President-elect Joseph R. Biden Jr., facing the rise of domestic terrorism and a crippling cyberattack from Russia, is elevating two White House posts that all but disappeared in the Trump administration: a homeland security adviser to manage matters as varied as extremism, pandemics and natural disasters, and the first deputy national security adviser for cyber and emerging technology.
The White House homeland security adviser will be Elizabeth Sherwood-Randall, according to transition officials. She is a longtime aide to Mr. Biden who served under President Barack Obama as senior director for Europe and then deputy secretary of energy, where she oversaw the modernization of the nuclear arsenal.
And for the complex task of bolstering cyberoffense and defense, Mr. Biden has carved out a role for Anne Neuberger, a rising official at the National Security Agency. She ran the Russia Small Group, which mounted a pre-emptive strike on the Kremlin’s cyberactors during the 2018 midterm elections, part of an effort to counter Moscow after its interference in the 2016 presidential election.
For the past 15 months, she has overseen the agency’s Cybersecurity Directorate, a newly formed organization to prevent digital threats to sensitive government and military industry networks. But it has also been an incubator for emerging technologies, including the development of impenetrable cryptography — the National Security Agency’s original mission nearly 70 years ago — with a new generation of quantum computers.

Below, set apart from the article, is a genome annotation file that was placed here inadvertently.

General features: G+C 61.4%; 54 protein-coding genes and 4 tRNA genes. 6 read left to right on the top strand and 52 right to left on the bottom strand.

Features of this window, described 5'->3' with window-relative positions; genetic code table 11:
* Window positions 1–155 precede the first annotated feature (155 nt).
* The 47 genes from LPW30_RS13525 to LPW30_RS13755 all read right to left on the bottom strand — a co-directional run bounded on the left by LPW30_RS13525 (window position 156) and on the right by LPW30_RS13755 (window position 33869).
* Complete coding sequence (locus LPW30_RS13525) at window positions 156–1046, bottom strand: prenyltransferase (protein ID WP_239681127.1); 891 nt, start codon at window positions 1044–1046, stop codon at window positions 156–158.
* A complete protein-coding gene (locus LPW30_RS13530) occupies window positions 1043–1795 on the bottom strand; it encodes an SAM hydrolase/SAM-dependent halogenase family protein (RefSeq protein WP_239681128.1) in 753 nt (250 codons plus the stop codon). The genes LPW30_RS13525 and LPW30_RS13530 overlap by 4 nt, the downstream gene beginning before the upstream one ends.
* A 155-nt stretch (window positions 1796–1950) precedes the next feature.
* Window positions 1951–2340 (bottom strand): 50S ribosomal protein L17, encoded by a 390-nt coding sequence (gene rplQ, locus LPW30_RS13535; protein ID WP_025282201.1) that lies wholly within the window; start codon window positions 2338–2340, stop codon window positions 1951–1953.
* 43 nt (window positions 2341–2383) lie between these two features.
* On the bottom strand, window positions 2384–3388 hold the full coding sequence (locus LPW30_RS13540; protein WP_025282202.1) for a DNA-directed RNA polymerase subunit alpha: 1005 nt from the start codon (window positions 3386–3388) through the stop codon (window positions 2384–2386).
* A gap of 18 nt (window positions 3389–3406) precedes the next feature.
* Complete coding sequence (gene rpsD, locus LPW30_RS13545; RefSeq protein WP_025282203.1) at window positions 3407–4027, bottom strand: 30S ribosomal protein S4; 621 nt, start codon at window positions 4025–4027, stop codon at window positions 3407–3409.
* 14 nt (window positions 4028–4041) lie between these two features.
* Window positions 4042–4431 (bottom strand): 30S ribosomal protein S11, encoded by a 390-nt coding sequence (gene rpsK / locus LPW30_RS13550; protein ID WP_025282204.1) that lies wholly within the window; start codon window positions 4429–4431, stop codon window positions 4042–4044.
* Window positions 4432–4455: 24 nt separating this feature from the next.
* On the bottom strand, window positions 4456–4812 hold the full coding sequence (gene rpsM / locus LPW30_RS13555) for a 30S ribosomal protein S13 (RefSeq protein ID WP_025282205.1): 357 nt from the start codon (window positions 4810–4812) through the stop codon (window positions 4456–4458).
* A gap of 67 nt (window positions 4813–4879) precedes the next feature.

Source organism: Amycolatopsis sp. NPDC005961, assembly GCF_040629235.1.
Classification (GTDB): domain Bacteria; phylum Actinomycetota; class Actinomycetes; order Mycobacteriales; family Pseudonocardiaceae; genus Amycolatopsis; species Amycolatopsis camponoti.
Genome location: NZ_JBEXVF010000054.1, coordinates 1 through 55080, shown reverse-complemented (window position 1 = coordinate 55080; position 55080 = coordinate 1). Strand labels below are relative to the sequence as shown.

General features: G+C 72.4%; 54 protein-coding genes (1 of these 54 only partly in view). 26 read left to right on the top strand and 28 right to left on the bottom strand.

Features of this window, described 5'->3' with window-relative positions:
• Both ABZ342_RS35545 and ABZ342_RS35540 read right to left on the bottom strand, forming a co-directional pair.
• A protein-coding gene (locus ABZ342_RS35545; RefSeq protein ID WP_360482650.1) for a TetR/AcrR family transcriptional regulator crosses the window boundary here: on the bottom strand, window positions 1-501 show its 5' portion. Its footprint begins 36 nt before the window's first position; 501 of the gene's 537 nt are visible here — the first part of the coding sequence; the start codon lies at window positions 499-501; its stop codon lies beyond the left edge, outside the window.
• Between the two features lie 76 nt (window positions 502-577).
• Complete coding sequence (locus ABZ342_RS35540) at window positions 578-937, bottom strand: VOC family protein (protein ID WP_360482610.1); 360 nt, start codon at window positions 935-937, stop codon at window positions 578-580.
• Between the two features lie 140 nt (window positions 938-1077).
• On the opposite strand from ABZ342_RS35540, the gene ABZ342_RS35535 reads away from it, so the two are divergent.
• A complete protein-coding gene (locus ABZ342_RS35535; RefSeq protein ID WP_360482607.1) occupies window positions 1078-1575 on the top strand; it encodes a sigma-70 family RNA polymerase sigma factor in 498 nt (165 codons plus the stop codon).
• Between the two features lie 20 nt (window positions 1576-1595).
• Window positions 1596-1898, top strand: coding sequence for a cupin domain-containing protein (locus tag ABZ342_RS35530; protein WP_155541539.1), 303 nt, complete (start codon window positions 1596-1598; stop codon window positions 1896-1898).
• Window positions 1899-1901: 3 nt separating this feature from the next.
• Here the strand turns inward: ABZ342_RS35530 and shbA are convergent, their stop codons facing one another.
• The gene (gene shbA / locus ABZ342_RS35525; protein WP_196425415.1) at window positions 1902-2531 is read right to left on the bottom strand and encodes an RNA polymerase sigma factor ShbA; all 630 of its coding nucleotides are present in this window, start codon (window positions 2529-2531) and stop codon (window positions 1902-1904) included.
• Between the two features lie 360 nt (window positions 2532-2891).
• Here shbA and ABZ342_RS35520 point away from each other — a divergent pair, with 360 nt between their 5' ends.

Taken together, the two appointments show how Mr. Biden appears determined to rebuild a national security apparatus that critics of the Trump administration say withered for the past four years. The new White House team will focus on threats that were battering the United States even before the coronavirus pandemic reordered the nation’s challenges.
Transition officials say that Ms. Sherwood-Randall and Ms. Neuberger will be given new powers to convene officials from around the government to deal with emerging threats. Both are expected to begin their jobs on Jan. 20, since neither position requires Senate confirmation.
Ms. Sherwood-Randall will have to oversee the effort to contain right-wing groups that laid siege to the Capitol last week, and Ms. Neuberger will face the aftermath of the most unnerving cyberbreach to affect the federal government. She will, senior officials say, have to help determine how to make good on Mr. Biden’s vow that the hackers behind the recent intrusion, which has spread across government networks, “will pay a price.”
Ms. Sherwood-Randall, a Rhodes Scholar who in recent years has been a professor at the Georgia Institute of Technology, had been considered a candidate for secretary of energy. The job went to Jennifer Granholm, a former governor of Michigan.
She will serve as the White House homeland security adviser, a position created by President George W. Bush that became more powerful under Mr. Obama, and is distinct from the secretary of the Department of Homeland Security, who sits in the cabinet.
“We’re going to be dealing at once again with border security, biosecurity, global public health and strengthening the resilience of our own democracy,” she said in a brief interview. “The last of those have grown more urgent.”